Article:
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Towards sensor-based calving detection in the rangelands: A systematic review of credible behavioral and physiological indicators

journal contribution
posted on 25.05.2021, 01:26 by Anita ChangAnita Chang, David SwainDavid Swain, Mark TrotterMark Trotter
Calving is a critical point in both a cow and calf’s life, when both become more susceptible to disease and risk of death. Ideally, this period is carefully monitored. In extensive grazing systems, however, it is often not economically or physically possible for producers to continuously monitor animals, and thus, calving frequently goes undetected. The development of sensor systems, particularly in these environments, could provide significant benefits to the industry by increasing the quantity and quality of individual animal monitoring. In the time surrounding calving, cows undergo a series of behavioral and physiological changes, which can potentially be detected using sensing technologies. Before developing a sensor-based approach, it is worthwhile considering these behavioral and physiological changes, such that the appropriate technologies can be designed and developed. A systematic literature review was conducted to identify changes in the dam’s behavioral and physiological states in response to a calving event. Articles (n = 104) consisting of 111 independent experiments were assessed following an intensive search of electronic databases. Commonly reported indicators of parturition (n = 38) were identified, and temporal trend graphs were generated for 13 of these changes. The results compare trends in behavioral and physiological changes across a variety of animal-related factors and identifies several reliable indicators of parturition for detection with sensors, namely calf grooming behavior, changes in rumination duration, and lying bouts. This synthesis of literature suggests that variability exists between individuals and thus, combining several calving indicators may result in a more broadly applicable and accurate detection of parturition.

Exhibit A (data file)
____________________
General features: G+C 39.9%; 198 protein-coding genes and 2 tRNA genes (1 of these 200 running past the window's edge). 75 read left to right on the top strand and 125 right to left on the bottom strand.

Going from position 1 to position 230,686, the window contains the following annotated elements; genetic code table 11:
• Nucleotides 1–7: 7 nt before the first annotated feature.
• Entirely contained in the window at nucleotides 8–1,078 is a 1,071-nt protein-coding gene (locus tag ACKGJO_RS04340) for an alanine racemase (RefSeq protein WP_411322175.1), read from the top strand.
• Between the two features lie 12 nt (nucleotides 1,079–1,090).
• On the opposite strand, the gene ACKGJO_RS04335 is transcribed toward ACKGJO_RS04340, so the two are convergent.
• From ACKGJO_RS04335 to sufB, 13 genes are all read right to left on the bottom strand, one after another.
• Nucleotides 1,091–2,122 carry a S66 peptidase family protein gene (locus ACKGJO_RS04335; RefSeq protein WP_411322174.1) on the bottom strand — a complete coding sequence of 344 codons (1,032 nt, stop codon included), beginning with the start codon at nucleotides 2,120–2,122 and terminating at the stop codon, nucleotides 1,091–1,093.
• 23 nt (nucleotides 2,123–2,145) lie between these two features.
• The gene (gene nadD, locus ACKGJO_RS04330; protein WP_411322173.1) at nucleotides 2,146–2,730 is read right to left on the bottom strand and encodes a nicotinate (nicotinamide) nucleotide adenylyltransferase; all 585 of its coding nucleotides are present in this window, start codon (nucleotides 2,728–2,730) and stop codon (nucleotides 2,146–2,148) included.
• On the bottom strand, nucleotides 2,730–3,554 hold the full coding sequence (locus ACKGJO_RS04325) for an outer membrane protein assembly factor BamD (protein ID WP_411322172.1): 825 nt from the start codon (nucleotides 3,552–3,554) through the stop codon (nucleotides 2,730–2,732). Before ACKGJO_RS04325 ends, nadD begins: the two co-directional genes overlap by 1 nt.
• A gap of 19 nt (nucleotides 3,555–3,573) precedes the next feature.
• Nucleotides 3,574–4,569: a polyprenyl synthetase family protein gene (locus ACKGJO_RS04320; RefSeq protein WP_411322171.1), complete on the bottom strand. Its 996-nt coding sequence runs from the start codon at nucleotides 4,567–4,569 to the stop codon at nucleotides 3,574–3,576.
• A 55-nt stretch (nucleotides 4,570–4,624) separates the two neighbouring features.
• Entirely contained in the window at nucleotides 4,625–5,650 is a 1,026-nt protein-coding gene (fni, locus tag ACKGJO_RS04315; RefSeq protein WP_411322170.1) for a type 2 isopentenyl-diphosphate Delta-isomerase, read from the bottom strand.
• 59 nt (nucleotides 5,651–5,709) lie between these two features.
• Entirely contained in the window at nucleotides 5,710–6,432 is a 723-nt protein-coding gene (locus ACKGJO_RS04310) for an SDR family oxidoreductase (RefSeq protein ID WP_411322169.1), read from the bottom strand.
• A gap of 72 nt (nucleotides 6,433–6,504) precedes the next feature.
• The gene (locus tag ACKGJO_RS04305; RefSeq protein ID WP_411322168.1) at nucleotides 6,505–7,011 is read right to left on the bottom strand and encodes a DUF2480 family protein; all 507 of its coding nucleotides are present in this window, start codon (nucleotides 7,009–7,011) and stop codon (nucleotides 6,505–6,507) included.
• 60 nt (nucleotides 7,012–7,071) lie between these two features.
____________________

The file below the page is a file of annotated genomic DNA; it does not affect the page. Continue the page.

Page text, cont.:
Funding

Category 3 - Industry and Other Research Income

History

Volume

4

Issue

3

Start Page

1

End Page

18

Number of Pages

18

eISSN

2573-2102

ISSN

2573-2102

Location

England

Publisher

Oxford University Press

Publisher License

CC BY-NC

Additional Rights

CC BY-NC 4.0

Language

eng

Peer Reviewed

Yes

Open Access

Yes

Acceptance Date

13/08/2020

Author Research Institute

Institute for Future Farming Systems

Era Eligible

Yes

Medium

Electronic-eCollection

Journal

Translational Animal Science

Usage metrics

Exports